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Reading and saving image files with Python, OpenCV (imread, imwrite)

Posted: 2019-05-14 / Modified: 2020-10-16 / Tags: Python, OpenCV, Image Processing

In Python and OpenCV, you can read (load) and write (save) image files with cv2.imread() and cv2.imwrite(). Images are read as NumPy array ndarray.

This post describes the following contents.

  • Read and write images in color (BGR)
    • Read an image file with cv2.imread()
    • Write ndarray as an image file with cv2.imwrite()
  • Read and write images in grayscale
    • Read an image file with cv2.imread()
    • Write ndarray as an image file with cv2.imwrite()
  • Notes on cv2.imread()
    • cv2.imread() does not raise an exception
    • JPEG library
  • If images cannot be read with cv2.imread()
    • Check the current directory
    • Supported formats for cv2.imread()

It is also possible to read image files as ndarray using Pillow instead of OpenCV.

The following image is used as an example.

lena

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Read and write images in color (BGR)

Read an image file with cv2.imread()

Color image files are read as a 3D ndarray of row (height) x column (width) x color (3).

import cv2

im = cv2.imread('data/src/lena.jpg')

print(type(im))
# <class 'numpy.ndarray'>

print(im.shape)
# (225, 400, 3)

print(im.dtype)
# uint8

Note that the color order is BGR instead of RGB. As an example, set 0th (B: blue) and 1st (G: green) to 0 (black).

im[:, :, (0, 1)] = 0

lena red

If you want to convert BGR and RGB, please refer to the following post.

Write ndarray as an image file with cv2.imwrite()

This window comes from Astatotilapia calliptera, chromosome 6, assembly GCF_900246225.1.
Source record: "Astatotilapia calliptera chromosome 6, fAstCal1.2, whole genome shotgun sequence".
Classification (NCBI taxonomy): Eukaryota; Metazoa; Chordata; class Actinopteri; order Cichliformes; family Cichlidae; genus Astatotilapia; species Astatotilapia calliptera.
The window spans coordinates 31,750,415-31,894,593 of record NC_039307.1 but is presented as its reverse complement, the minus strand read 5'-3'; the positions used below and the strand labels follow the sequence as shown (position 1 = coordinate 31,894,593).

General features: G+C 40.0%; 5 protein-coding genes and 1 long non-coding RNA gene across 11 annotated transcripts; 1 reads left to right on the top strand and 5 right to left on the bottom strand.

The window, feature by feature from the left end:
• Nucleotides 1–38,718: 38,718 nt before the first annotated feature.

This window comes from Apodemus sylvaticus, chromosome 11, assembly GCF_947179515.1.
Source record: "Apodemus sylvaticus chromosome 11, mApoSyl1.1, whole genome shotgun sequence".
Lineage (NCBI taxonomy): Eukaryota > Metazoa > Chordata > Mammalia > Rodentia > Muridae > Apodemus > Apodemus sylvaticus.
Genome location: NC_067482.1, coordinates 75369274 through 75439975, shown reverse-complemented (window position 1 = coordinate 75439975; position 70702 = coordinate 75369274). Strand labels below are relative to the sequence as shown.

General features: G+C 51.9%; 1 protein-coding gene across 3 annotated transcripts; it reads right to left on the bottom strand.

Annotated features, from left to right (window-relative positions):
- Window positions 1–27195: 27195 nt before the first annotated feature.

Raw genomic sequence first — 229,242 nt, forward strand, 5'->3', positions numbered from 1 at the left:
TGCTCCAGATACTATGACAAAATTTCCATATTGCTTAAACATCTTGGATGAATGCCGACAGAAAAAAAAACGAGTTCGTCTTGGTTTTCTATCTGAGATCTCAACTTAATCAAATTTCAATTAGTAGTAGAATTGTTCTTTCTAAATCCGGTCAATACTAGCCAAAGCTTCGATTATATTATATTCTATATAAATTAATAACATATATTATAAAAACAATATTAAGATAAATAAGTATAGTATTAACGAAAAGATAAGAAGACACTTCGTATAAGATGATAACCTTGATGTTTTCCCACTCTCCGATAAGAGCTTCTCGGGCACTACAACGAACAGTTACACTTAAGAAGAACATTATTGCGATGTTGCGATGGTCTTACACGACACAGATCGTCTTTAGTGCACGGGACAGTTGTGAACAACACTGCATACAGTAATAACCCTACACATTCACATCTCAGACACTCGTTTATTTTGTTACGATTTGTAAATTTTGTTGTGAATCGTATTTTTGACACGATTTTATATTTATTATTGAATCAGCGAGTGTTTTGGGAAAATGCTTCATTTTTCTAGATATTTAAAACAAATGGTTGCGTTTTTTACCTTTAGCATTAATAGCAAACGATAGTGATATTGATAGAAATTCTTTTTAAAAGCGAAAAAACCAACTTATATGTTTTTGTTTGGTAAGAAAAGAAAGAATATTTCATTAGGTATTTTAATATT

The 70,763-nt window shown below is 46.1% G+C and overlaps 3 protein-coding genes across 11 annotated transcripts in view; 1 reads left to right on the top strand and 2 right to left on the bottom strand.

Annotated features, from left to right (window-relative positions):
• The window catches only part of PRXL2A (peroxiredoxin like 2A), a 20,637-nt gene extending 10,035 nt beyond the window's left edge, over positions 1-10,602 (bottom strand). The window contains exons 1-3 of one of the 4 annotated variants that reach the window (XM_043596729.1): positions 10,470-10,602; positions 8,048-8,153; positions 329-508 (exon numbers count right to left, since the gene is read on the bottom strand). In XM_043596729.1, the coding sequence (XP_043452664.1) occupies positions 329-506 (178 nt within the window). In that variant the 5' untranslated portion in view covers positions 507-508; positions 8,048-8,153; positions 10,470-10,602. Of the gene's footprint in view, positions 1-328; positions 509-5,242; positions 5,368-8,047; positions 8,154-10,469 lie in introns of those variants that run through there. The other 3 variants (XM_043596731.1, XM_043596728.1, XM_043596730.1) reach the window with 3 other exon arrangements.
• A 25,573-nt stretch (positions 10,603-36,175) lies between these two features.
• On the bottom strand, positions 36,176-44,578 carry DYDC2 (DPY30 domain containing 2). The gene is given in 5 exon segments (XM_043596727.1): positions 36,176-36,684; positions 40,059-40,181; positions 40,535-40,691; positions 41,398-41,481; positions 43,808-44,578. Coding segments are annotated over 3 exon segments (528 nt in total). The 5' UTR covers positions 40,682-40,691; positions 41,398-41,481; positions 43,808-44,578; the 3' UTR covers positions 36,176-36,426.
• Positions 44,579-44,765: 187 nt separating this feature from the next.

To save ndarray as an image file, set the file path and ndarray object to cv2.imwrite().

The format of the image file is automatically determined from the file path extension. If it is .jpg, it is saved as JPEG, and if it is .png, it is saved as PNG.

cv2.imwrite('data/dst/lena_opencv_red.jpg', im)

lena red

Format-specific parameters can be specified for the third parameter. Specify with a list like [paramId_1, paramValue_1, paramId_2, paramValue_2, ...].

For parameter ID (flag), refer to the official document below.

For example, the quality of JPEG is specified by cv2.IMWRITE_JPEG_QUALITY. 0 is the lowest and 100 is the highest, the default is 95.

If saved as 50:

cv2.imwrite('data/dst/lena_opencv_red_low.jpg', im, [cv2.IMWRITE_JPEG_QUALITY, 50])

lena red low quality

If saved as 100:

cv2.imwrite('data/dst/lena_opencv_red_high.jpg', im, [cv2.IMWRITE_JPEG_QUALITY, 100])

lena red high quality

Note that JPEG is lossy compression, so even if it is the highest quality 100, when the saved image is reloaded, a difference occurs with the original pixel value. If you want to save the original image as it is, save it as PNG or BMP.

Read and write images in grayscale

Read an image file with cv2.imread()

By passing cv2.IMREAD_GRAYSCALE as the second argument of cv2.imread(), a color image file can be read in grayscale (black and white). Since cv2.IMREAD_GRAYSCALE is equivalent to 0, even passing 0 is OK.

It is useful for detecting edges and other situations where color information is not required.

In this case, the image is read as 2D ndarray of row (height) x column (width).

im_gray = cv2.imread('data/src/lena.jpg', cv2.IMREAD_GRAYSCALE)
# im_gray = cv2.imread('data/src/lena.jpg', 0)

print(type(im_gray))
# <class 'numpy.ndarray'>

print(im_gray.shape)
# (225, 400)

print(im_gray.dtype)
# uint8

You can read the image file as color and convert it to grayscale with cv2.cvtColor() and cv2.COLOR_BGR2GRAY.

Because cv2.IMREAD_GRAYSCALE with cv2.imread() perform codec-dependent conversions instead of OpenCV-implemented conversions, you may get different results on different platforms. cv2.cvtColor() with cv2.COLOR_BGR2GRAY is safer to use if you want to handle pixel values strictly.

Write ndarray as an image file with cv2.imwrite()

If 2D ndarray of row(height) x column(width) is specified as the argument of cv2.imwrite(), it is saved as a grayscale image file.